Rajni, mother of the man, Sumit, whose marriage with Khushi triggered the violence, is walking in the lane with her face fully covered by her dupatta.

She says she is scared for her life.

Rajni is a homemaker while her husband is employed with a private company. “Sumit is my only son, born after three daughters. They won’t spare him if he comes in this area again. What am I supposed to do now?” she asks helplessly.

Rajni
Rajni

She says Sumit is 22 and is still a student. He does odd-jobs to supplement the family’s income.

She says Sumit and Khushi met about three years ago. “When they expressed their wish to get married, I met her family. But they insulted me saying we are a family of “choohras” and “bhangis”. I returned after listening to their abuses. I told my son to stay away from her,” says Rajni.

She says Khushi’s family fixed her marriage elsewhere, in their own community, but she threatened to commit suicide.

“It was only on 19 March that I learnt they had quietly married in a temple. The police told us to come to the police station the next day for a hearing.”

She says that at the police station, the officers kept her family away from the Muslim side for their safety. The formalities took quite some time and went on till 10 pm, after which the police took Sumit and Khushi in their vehicle to a place near a Delhi border. Scared, Rajni and her husband did not return to their house that night.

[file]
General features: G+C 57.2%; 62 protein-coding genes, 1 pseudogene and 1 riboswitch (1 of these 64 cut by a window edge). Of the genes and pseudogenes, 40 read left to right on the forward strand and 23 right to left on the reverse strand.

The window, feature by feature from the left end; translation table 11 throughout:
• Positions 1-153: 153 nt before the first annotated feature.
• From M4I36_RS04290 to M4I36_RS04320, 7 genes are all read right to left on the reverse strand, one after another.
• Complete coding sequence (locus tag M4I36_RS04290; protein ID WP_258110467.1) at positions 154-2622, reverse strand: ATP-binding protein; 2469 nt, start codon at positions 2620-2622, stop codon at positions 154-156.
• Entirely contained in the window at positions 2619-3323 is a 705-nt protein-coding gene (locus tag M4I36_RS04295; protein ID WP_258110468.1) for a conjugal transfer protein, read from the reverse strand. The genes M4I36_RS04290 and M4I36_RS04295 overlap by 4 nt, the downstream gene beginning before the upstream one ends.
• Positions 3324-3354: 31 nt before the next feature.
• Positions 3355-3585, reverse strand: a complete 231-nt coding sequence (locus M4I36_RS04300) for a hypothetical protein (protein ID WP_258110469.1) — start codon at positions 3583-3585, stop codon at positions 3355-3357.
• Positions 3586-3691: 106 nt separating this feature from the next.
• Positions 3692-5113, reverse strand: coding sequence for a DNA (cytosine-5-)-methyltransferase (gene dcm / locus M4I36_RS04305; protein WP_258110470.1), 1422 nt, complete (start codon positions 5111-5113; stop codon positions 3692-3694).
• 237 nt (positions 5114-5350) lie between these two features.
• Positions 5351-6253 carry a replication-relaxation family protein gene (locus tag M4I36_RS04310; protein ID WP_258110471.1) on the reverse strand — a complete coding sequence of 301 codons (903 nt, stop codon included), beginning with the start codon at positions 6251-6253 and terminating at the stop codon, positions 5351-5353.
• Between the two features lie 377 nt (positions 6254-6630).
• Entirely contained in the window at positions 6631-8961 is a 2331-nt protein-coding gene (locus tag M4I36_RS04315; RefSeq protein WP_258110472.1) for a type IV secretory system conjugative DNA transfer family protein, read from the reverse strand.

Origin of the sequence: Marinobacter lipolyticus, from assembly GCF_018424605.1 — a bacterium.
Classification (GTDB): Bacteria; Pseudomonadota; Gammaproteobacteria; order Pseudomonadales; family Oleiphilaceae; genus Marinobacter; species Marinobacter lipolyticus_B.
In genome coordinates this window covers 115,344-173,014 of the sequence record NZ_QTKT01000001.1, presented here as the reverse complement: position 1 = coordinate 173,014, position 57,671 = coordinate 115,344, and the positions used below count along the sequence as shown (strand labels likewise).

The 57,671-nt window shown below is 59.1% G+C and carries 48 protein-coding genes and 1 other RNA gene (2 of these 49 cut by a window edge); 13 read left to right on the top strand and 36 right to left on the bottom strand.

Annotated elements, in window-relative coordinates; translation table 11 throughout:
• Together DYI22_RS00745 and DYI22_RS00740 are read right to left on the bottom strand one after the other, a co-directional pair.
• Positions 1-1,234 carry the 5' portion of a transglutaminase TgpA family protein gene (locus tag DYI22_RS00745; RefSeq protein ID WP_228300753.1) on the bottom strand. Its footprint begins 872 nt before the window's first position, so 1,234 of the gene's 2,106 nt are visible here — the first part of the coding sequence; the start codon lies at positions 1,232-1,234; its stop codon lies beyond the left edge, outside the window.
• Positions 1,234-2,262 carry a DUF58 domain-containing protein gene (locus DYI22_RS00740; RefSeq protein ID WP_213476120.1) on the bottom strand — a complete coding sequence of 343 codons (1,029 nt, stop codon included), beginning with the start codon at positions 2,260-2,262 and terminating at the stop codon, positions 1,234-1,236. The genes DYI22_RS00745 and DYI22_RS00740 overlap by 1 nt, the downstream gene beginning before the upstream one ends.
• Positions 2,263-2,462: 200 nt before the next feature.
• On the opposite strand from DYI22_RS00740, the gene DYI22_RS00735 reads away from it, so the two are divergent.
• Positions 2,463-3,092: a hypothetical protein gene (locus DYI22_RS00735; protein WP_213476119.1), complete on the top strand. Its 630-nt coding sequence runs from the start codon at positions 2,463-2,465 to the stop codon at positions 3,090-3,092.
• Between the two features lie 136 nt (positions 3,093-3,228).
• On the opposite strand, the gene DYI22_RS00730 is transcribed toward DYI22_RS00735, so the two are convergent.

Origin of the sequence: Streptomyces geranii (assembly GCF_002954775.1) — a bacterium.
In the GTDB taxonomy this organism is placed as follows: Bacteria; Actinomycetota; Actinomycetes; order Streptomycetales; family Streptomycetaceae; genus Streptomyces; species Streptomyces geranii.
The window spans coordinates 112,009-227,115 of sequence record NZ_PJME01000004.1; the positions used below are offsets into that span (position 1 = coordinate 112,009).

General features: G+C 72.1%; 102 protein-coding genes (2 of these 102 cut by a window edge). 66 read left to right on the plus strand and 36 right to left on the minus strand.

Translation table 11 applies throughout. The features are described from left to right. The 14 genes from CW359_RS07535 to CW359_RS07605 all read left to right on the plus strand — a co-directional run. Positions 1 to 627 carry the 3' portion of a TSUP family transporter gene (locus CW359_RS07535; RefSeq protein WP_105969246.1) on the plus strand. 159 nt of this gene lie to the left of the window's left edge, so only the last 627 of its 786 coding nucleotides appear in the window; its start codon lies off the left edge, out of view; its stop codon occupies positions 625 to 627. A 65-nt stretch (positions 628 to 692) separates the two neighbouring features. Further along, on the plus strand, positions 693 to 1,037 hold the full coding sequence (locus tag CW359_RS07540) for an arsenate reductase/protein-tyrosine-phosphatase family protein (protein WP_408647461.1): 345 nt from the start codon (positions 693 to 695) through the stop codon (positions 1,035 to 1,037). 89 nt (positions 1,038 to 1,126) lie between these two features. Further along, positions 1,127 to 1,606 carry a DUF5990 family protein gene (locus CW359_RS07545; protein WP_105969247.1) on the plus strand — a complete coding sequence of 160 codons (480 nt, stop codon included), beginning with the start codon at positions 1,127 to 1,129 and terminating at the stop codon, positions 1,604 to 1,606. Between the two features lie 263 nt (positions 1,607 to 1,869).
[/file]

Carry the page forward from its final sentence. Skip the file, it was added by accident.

“From the police station, we went to a relative’s place. We were not at home when the attack happened,” she says.

“Had we stayed, we would have been killed.”

Residents say that soon after the woman’s family learnt of the temple wedding, they approached the police saying their daughter had been missing. The police tracked the couple, and the date of their appearance in the police station was fixed on 20 March.

Residents say that on the morning of 20 March, a woman named Safina (some said her name is Sabina), daughter of a wealthy and influential local named Suleiman, visited the colony with a group of men and “threatened” them that if the colony sided with Sumit, there would be “khoon ki holi”.

All Valmiki residents that these correspondents talked to, testified to Safina’s visit and the threats.

Ravi, a resident, said that Safina gathered a mob in the name of “qaum” (religion), with the intention of “attacking Hindus” and repeatedly warned them of “khoon ki holi”.

Ravi
Ravi

Vijay, a resident, shows his bandaged hand. He says he was was attacked with a knife.